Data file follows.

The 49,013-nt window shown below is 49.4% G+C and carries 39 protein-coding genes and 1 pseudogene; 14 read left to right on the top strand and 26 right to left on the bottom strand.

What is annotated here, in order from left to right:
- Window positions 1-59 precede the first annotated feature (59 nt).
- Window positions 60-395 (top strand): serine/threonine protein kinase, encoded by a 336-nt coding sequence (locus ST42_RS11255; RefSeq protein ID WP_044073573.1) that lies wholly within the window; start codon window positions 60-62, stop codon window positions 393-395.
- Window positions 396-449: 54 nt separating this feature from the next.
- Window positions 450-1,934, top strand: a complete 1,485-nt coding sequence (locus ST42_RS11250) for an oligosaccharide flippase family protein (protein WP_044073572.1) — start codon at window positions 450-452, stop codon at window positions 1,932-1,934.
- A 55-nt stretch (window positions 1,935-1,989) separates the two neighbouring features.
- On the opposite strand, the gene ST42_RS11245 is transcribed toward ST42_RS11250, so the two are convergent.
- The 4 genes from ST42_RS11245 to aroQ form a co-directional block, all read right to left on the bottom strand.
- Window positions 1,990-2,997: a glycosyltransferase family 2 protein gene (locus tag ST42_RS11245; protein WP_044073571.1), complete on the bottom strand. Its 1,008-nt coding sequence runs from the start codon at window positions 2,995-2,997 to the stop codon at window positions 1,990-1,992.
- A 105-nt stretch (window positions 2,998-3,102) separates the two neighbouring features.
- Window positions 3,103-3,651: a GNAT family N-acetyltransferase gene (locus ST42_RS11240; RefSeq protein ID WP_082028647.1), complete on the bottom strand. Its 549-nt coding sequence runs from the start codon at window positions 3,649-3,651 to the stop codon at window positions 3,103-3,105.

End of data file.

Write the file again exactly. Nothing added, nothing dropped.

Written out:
The 49,013-nt window shown below is 49.4% G+C and carries 39 protein-coding genes and 1 pseudogene; 14 read left to right on the top strand and 26 right to left on the bottom strand.

What is annotated here, in order from left to right:
- Window positions 1-59 precede the first annotated feature (59 nt).
- Window positions 60-395 (top strand): serine/threonine protein kinase, encoded by a 336-nt coding sequence (locus ST42_RS11255; RefSeq protein ID WP_044073573.1) that lies wholly within the window; start codon window positions 60-62, stop codon window positions 393-395.
- Window positions 396-449: 54 nt separating this feature from the next.
- Window positions 450-1,934, top strand: a complete 1,485-nt coding sequence (locus ST42_RS11250) for an oligosaccharide flippase family protein (protein WP_044073572.1) — start codon at window positions 450-452, stop codon at window positions 1,932-1,934.
- A 55-nt stretch (window positions 1,935-1,989) separates the two neighbouring features.
- On the opposite strand, the gene ST42_RS11245 is transcribed toward ST42_RS11250, so the two are convergent.
- The 4 genes from ST42_RS11245 to aroQ form a co-directional block, all read right to left on the bottom strand.
- Window positions 1,990-2,997: a glycosyltransferase family 2 protein gene (locus tag ST42_RS11245; protein WP_044073571.1), complete on the bottom strand. Its 1,008-nt coding sequence runs from the start codon at window positions 2,995-2,997 to the stop codon at window positions 1,990-1,992.
- A 105-nt stretch (window positions 2,998-3,102) separates the two neighbouring features.
- Window positions 3,103-3,651: a GNAT family N-acetyltransferase gene (locus ST42_RS11240; RefSeq protein ID WP_082028647.1), complete on the bottom strand. Its 549-nt coding sequence runs from the start codon at window positions 3,649-3,651 to the stop codon at window positions 3,103-3,105.